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Jai Prakash Mahto & Others v/s State of Bihar

    Criminal Appeal No. 317 of 1992

    Decided On, 05 January 2015

    At, High Court of Judicature at Patna

    By, THE HONOURABLE MR. JUSTICE NAVANITI PRASAD SINGH & THE HONOURABLE MRS. JUSTICE ANJANA MISHRA

    For the Appellants: Rakesh Kumar Sinha, Advocate. For the Respondent: Ajay Mishra, A.P.P.



Judgment Text

Navaniti Prasad Singh, J.

1. The three appellants in these two appeals have been convicted under Section 396 of the Indian Penal Code ( for short `I.P.C.’) and sentenced to undergo imprisonment for life by the Ist Additional Sessions Judge, Muzaffarpur in Sessions Trial No. 56 of 1990/ 2 of 1992 by the judgment of conviction and order of sentence, both dated 06.08.1992.

2. The prosecution case is based upon the fardbeyan lodged by Sheo Balak Rai (P.W.17), the husband of the deceased Kaushalya Devi at about 8 am at Narma State Dispensary. It was recorded by Suresh Dubey, A.S.I. of Hathuri Police Station, District Muzaffarpur, who has not been examined. He was also the Investigating Officer, but he had not filed the charge-sheet, which was filed by P.W.16 Bhisam Singh.

3. It is, inter-alia, alleged that the fardbeyan was given when the informant (P.W.17) Sheo Balak Rai regained consciousness at State Dispensary. It is stat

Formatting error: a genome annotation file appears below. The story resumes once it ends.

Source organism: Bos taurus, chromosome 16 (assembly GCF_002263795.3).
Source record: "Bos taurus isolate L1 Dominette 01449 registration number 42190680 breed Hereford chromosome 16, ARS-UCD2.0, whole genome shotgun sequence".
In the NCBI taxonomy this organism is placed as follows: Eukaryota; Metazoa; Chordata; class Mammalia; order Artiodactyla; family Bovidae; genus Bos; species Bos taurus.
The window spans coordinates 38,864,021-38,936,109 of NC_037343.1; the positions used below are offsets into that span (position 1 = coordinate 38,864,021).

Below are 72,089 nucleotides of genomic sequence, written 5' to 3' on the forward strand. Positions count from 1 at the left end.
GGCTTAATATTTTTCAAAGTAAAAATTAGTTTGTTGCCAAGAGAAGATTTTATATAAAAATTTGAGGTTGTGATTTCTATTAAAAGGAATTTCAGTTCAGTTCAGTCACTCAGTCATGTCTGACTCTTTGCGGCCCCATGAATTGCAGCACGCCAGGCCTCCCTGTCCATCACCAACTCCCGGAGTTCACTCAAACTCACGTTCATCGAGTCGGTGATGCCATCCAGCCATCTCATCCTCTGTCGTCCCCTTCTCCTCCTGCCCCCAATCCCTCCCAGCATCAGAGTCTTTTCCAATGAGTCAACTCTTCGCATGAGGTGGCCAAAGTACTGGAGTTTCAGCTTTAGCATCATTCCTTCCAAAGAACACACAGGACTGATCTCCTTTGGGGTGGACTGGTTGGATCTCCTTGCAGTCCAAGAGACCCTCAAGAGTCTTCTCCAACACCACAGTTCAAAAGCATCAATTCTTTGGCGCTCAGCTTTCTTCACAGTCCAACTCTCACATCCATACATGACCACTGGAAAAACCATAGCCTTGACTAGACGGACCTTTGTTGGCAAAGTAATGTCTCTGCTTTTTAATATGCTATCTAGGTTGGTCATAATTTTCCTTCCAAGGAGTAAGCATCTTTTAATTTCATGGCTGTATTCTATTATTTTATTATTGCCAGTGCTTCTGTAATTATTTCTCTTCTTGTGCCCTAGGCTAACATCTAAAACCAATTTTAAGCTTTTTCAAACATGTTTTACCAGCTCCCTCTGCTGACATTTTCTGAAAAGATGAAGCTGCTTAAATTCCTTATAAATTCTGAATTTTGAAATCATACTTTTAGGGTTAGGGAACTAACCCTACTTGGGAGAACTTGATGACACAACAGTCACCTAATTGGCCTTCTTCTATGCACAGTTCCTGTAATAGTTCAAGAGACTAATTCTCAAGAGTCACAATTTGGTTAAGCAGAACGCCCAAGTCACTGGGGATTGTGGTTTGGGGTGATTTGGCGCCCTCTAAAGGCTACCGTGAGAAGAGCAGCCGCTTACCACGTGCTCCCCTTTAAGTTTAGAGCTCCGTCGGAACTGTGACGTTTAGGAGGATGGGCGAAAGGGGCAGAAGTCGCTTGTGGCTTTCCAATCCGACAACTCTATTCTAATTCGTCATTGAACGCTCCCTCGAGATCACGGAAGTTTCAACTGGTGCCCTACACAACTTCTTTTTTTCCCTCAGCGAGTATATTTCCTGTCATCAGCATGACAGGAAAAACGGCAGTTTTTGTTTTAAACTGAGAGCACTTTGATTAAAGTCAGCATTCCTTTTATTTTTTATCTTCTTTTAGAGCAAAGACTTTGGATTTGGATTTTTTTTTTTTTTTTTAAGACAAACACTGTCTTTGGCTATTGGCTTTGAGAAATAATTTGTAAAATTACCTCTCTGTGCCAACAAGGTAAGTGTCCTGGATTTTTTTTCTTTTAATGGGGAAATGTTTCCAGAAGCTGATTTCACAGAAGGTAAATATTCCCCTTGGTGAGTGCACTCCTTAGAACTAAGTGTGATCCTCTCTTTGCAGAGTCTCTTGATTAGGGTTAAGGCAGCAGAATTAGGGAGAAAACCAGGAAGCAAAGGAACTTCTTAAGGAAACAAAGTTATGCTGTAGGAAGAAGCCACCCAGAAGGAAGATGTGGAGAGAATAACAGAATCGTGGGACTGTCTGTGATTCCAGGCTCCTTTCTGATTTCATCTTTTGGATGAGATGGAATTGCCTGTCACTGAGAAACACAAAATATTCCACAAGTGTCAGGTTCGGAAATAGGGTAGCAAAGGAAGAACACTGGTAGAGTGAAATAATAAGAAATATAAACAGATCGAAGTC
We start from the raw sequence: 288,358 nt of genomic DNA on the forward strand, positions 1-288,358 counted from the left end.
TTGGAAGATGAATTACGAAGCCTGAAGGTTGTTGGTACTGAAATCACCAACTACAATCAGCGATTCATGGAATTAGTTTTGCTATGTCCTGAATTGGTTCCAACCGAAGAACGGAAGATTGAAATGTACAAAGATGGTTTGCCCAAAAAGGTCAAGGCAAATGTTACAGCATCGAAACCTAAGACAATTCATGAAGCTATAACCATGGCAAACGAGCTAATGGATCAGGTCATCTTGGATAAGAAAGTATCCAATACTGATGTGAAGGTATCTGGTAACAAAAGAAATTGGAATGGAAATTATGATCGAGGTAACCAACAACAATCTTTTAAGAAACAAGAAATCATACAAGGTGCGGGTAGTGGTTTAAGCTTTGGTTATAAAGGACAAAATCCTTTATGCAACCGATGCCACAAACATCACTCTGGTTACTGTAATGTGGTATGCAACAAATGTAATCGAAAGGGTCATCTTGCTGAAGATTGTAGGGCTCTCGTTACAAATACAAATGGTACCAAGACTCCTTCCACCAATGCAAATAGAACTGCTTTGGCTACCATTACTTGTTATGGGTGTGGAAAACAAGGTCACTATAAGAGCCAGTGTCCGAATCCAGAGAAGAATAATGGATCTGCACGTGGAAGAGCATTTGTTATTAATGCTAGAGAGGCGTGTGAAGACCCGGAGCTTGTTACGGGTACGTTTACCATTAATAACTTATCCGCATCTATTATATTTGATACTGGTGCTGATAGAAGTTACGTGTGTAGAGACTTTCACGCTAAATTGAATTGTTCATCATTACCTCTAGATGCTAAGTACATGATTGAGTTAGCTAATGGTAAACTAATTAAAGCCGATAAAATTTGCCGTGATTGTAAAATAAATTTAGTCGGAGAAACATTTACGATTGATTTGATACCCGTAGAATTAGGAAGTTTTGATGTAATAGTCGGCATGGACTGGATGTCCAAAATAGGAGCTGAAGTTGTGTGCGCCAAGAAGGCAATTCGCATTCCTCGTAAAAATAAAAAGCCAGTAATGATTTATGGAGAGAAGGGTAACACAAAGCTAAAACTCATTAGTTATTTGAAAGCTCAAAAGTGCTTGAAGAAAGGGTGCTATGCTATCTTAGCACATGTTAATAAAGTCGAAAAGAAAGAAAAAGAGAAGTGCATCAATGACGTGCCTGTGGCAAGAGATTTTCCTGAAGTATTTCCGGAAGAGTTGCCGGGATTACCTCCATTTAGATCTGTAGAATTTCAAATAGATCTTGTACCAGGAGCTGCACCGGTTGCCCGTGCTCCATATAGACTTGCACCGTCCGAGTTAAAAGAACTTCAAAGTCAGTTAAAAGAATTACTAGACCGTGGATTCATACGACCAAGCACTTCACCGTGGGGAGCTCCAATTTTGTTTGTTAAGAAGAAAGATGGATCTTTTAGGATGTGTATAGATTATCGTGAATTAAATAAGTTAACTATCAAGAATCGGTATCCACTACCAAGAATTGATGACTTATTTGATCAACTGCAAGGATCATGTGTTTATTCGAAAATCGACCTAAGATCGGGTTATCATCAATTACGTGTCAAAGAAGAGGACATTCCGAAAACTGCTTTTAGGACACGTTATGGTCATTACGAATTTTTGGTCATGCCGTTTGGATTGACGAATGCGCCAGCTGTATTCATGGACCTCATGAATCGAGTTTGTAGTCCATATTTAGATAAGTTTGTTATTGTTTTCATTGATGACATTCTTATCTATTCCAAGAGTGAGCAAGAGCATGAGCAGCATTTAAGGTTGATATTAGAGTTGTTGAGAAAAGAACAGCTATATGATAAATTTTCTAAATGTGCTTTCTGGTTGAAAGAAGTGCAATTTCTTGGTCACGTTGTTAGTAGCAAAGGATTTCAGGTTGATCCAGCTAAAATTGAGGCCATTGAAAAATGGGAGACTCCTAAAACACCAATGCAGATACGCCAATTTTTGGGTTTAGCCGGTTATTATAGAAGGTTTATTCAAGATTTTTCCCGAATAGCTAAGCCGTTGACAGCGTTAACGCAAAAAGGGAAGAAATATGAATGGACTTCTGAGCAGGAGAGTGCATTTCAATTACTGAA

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d that in the night of 29.12.1988 when the informant was sleeping at the door in his hut, he woke up on the sound of calf tied outside. When the informant came out of the hut, he found that there were about 10 dacoits, who had come. Some of them went into the hut, where his wife Kaushalya Devi and his younger son Aklu Rai (P.W.1) were sleeping. They demanded money. There was a scuffle. He was badly beaten up. He ran out of the house. The dacoits then removed Rs.4,200/- from his pocket. His son was able to identify one of the dacoits as Bhola Paswan, one of the appellants, who is of neighboring village. This fardbeyan, as noted above, was given at 8 am on 30.12.1988. It appears that the fardbeyan was then recorded as a formal first information report on the same day at 2.30 pm and the case being registered, it was forwarded to the Chief Judicial Magistrate, Muzaffarpur, who had perused the same on 31.12.1988. The said Suresh Dubey, A.S.I., then took up investigation and at about 7.30 am on 31.12.1988 appellant Bhola Paswan was arrested from his house and a detailed confessional statement was recorded by the said Suresh Dubey, A.S.I., which was signed (thumb impression) by Bhola Paswan, wherein he has named in all ten persons, who were involved in the said dacoity. After completing investigation, charge-sheet was submitted against six persons i.e. three appellants and three others, out of whom two were shown as absconders. Cognizance having been taken, the case was committed to the Court of Session and charges were framed under Section 396 I.P.C. against all the six accused persons, but after trial the three appellants alone were convicted and the rest persons were acquitted though the non-charge sheeted accused and all the charge-sheeted accused were named in the confessional statement of appellant Bhola Paswan as recorded by the Police.4. Learned counsel for the appellants states that though the prosecution has examined 18 witnesses, it would not be relevant to refer to all of them in detail because as per the fardbeyan itself it is only the informant, who was able to identify appellant Bhola Paswan. The informant is P.W.17 Sheo Balak Rai. Other person, who was present, is his son Aklu Rai, who has been examined as P.W.1. The A.S.I. Suresh Dubey, who conducted the investigation, arrested appellant Bhola Paswan and recorded his confessional statement, has not been examined and no reason therefor has been furnished by the prosecution. It appears that a test identification parade was also conducted after various accused persons had been arrested. In the said test identification parade, the informant was able to identify the appellants Jay Prakash Mahato and Babaji Sahni. There is yet another witness, who is P.W. 11 Sukhdeo Rai, who also identified the said two appellants in the test identification parade.5. Learned counsel for the appellants submits with reference to deposition of P.W.11, that P.W.11 in his cross-examination admits that he came to the place of occurrence after the dacoits had left, which, it is rightly submitted, is enough to discredit his identification with regard to the two appellants either at the test identification parade or in the court.6. We then have P.W. 1 Aklu Rai, the son of the informant. He was about 7-8 years old when the incident took place. A reference to his deposition clearly shows that he was unable to identify any body. He, in categorical terms, stated that when the dacoits started beating up, he ran away. In cross-examination, he admits that the villagers came after the dacoits had fled, thereby meaning that no one else could have identified any of the dacoits. That leaves us with the informant P.W. 17 Sheo Balak Rai.7. P.W. 17 Sheo Balak Rai in the fardbeyan had stated that he was able to identify appellant Bhola Paswan in the hut by the torch light of the accused persons. However, when we come to his deposition in the Court as the prosecution witness he states that all the dacoits had covered and coloured their faces so as to conceal their identities. It was a dark night. When he was being beaten up, he ran out of the hut and went into the village calling for help. When he returned the dacoits had already fled away leaving his wife stabbed to death. In his cross-examination, he stated that he had identified appellant Bhola Paswan from a distance of about 10 laggis, one laggi being about 6 & ½ ft. It gives a complete go by to identification by torch light in the hut itself. Thus, seen as per his own statement in the Court, he was able to identify appellant Bhola Paswan, who had tried to conceal his identity from a distance of about 60 ft. on a dark night either while the dacoits were escaping or while he was escaping from the hut. In his cross-examination, he admits that so far as appellant Bhola Paswan is concerned, he knew him from before as his brother had taken some money from the informant, which he was not returning. He had identified the other two appellants at the test identification parade after about two months of their arrest, but in the cross-examination he admits that about two months prior to the incident, he had an altercation with the two appellants.8. Learned counsel for the appellants rightly submits that the identification of the three appellants is not at all reliable. So far as appellant Bhola Paswan is concerned, in the fardbeyan he is alleged to have been identified by torch light in the hut itself but in the Court story is changed as he is said to have been identified at a distance of about 60 ft. while he was running away on a dark night. He is known to the informant and there is an animus for false implication as admitted in the cross-examination.9. We would like to notice yet another fact so far as appellant Bhola Paswan is concerned. It is his alleged confessional statement made before the Investigating Officer and signed by him that led to the arrest of other accused persons. This confessional statement was recorded at 07.30 am on 31.12.1988 i.e. the very next morning of the fardbeyan being recorded. But this appellant was not sent for remand to the Court. His confessional statement was rather sent to the Court only on 01.01.1989, whereas, the F.I.R. was sent on 31.12.1988 and received in the Court on the same day, by which time appellant Bhola Paswan had already been arrested and his confessional statement was allegedly recorded. The reason for this has not been explained by the prosecution as that Police Officer has not been examined in Court even though I.O. Suresh Dubey was shown as a charge-sheet witness.10. It is further rightly submitted by learned counsel for the appellants that the fardbeyan itself would show that the informant was brought unconscious to the Sate Dispensary because he states that having regained consciousness he was making the statement. He had received injuries, but no injury report was brought on record. Why he was brought at the State Dispensary, where his fardbeyan was recorded is not explained. As per his fardbeyan, he was not injured by the dacoits while they were fleeing away. All this remains to be unexplained.11. Having given our anxious consideration, we are unable to rely upon the identification of the three appellants. The reason is simple. In the cross-examination, the informant agrees to the facts clearly showing that there was animus. His evidence clearly indicates that all the dacoits were concealing their faces. The means of identification or manner of identification changes completely from the fardbeyan and the statement before the Court. In the fardbeyan, appellant Bhola Paswan is said to have been identified by torch light of dacoits in the hut itself, but in the Court it is stated that the informant had seen Bhola Paswan from a distance of 60 ft. on a dark night outside the hut. This major contradiction is not explained. This informant knew the three appellants from before, but still the other two were also not named in the fardbeyan. This leads us to believe that though there might have been a dacoity in the hut of the informant, in which his wife was killed, but the implication of these three appellants in the incident cannot be said to be valid or correct. It is clearly actuated by malice there being no valid identification. In these circumstances, we have no option but to allow these appeals and set aside the judgment of conviction and order of sentence.12. In the result, both the appeals are allowed, the judgment of conviction and order of sentence passed by the trial court are set aside and the appellants are acquitted of the charges levelled against them. They are discharged from the liability of their bail bonds.